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Shrine of "Our Lady of Conquest" in the Cathedral of Santa Fe, New Mexico. It has one of the oldest statues of Mary in America, brought to New Mexico in 1625. In 1680 the Indians took to the warpath, killing twenty-one Franciscans working among them. The white population fled, taking the little wooden statue of Mary with them. Thirteen years later the Spaniards in exile led by De Vargas made a vow to Mary that they would enthrone her as their Queen back in the Cathedral of Santa Fe if she would permit their taking their former property without bloodshed. In trust the Spaniards returned. The Indians for an unknown reason withdrew from their stronghold and Governor Vargas entered Santa Fe without opposition. La Conquistadora returned home. Vargas built a chapel to Mary as he had promised. This has been replaced by a Rosario chapel on the outskirts of the city, and it is to this chapel that "La Conquistadora" is taken in solemn procession on the fourteenth day after Trinity Sunday each year, leaving her ornate shrine in the cathedral for her annual fiesta.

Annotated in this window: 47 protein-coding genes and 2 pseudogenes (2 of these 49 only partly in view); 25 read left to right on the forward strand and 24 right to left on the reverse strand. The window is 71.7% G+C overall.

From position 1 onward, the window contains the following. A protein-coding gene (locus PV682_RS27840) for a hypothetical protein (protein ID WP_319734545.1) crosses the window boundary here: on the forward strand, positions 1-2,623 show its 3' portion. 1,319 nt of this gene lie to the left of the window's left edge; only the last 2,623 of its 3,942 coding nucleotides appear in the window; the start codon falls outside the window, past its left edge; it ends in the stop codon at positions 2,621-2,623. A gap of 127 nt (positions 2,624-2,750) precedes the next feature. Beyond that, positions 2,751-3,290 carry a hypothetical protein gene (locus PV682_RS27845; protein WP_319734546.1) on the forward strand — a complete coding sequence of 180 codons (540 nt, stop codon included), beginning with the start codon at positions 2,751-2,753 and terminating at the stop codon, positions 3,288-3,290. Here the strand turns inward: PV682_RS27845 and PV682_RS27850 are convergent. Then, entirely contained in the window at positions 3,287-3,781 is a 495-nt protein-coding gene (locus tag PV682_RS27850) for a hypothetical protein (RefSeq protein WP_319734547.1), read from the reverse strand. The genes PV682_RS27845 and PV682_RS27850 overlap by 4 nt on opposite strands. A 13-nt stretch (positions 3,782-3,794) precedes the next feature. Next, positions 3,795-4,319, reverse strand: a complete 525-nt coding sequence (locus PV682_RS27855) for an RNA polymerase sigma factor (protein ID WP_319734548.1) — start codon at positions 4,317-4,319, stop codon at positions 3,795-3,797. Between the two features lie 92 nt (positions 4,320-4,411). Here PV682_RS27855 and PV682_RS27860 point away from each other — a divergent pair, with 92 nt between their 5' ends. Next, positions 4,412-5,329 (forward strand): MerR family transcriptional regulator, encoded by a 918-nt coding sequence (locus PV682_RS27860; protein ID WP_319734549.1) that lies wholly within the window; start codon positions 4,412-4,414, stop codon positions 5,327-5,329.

All items in this dictionary are from Fr. John Hardon's Modern Catholic Dictionary, © Eternal Life. Used with permission.